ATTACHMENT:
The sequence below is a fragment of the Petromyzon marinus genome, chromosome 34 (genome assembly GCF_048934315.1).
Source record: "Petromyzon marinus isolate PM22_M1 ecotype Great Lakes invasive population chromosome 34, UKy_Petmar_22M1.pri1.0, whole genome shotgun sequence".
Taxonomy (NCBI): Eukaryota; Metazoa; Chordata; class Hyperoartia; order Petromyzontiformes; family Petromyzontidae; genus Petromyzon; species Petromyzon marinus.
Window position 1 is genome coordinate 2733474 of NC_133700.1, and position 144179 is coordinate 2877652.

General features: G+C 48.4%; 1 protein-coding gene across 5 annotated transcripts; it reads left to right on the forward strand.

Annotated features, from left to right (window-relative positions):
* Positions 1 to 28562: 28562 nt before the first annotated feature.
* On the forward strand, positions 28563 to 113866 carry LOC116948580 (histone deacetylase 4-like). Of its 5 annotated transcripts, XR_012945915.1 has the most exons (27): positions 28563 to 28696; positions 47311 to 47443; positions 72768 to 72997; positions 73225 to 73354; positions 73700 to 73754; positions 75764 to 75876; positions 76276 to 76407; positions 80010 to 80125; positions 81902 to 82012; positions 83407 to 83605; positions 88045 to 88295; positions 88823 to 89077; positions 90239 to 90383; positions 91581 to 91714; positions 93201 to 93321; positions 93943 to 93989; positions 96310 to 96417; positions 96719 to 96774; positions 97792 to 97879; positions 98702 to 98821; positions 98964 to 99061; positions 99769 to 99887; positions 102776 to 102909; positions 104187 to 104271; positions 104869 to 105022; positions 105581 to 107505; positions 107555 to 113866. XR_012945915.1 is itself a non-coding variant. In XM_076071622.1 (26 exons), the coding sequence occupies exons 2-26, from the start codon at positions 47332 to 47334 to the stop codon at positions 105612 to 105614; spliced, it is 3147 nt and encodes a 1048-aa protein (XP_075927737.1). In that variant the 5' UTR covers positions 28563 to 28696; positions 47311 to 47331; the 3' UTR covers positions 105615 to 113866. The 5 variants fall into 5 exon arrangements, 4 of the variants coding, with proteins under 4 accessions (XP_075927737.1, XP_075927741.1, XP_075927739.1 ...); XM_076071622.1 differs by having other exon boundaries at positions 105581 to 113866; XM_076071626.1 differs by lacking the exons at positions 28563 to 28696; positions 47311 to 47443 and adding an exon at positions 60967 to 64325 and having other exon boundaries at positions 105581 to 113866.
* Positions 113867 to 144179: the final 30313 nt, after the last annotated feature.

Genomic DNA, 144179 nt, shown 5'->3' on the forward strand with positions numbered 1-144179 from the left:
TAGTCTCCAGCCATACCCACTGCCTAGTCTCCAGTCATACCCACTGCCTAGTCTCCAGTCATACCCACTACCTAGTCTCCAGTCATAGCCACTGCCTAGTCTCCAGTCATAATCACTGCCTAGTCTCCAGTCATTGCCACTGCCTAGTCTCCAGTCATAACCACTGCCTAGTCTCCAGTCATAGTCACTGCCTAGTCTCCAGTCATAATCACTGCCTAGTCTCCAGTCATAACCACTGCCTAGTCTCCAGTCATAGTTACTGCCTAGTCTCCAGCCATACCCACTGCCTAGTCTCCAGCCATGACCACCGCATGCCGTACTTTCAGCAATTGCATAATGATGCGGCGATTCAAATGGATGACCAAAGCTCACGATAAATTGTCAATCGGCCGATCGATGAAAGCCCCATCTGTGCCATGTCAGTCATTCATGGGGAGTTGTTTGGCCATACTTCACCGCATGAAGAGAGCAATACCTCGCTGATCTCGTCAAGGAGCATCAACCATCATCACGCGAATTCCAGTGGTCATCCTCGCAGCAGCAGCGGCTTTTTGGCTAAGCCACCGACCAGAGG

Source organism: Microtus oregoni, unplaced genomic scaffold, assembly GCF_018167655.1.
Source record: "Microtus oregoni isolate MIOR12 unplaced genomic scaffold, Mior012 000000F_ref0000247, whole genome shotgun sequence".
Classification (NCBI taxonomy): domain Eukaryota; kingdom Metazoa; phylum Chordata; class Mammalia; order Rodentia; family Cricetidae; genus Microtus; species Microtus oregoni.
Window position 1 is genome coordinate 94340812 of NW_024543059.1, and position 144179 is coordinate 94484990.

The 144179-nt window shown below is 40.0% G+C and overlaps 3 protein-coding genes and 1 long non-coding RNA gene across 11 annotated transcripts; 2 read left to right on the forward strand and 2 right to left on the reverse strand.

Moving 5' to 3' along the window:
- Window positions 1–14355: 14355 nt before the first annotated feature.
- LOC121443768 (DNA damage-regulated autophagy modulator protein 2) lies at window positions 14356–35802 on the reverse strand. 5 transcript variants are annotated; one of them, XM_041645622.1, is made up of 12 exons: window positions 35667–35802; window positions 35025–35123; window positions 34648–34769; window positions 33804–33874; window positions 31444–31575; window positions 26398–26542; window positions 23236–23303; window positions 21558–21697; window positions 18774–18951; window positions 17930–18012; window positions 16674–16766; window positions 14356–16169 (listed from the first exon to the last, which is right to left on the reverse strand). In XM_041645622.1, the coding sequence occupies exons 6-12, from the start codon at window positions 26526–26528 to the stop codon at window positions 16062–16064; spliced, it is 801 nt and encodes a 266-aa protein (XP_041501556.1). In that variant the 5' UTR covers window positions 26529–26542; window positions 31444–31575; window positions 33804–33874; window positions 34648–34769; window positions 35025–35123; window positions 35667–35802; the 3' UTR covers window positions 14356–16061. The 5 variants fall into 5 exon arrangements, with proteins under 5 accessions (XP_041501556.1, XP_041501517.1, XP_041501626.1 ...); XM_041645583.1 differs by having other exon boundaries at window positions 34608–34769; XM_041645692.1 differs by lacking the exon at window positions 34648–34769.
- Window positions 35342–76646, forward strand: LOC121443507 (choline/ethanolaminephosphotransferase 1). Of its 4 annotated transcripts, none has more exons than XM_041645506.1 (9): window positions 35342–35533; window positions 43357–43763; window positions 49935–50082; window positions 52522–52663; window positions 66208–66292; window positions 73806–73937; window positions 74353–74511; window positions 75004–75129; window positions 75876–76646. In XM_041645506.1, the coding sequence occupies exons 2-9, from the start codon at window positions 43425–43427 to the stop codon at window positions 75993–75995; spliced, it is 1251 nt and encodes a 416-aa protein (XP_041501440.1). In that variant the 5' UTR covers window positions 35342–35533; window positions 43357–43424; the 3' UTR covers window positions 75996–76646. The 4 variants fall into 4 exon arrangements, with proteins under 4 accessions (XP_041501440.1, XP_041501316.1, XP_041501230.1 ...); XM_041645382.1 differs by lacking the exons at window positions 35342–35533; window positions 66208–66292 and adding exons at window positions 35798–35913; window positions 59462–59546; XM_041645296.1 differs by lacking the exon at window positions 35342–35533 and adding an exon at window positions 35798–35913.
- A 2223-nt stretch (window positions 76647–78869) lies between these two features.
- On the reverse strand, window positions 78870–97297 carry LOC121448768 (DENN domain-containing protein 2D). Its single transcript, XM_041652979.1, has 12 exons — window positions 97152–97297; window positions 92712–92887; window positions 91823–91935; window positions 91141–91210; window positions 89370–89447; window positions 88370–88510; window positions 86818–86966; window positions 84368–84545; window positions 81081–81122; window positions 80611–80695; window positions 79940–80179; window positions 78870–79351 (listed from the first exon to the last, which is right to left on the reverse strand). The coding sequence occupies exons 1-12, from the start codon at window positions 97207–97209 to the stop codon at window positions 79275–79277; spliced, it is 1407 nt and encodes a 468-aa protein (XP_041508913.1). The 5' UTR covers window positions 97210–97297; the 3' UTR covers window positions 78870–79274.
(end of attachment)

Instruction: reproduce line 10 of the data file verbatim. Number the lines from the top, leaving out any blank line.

Genomic DNA, 144179 nt, shown 5'->3' on the forward strand with positions numbered 1-144179 from the left: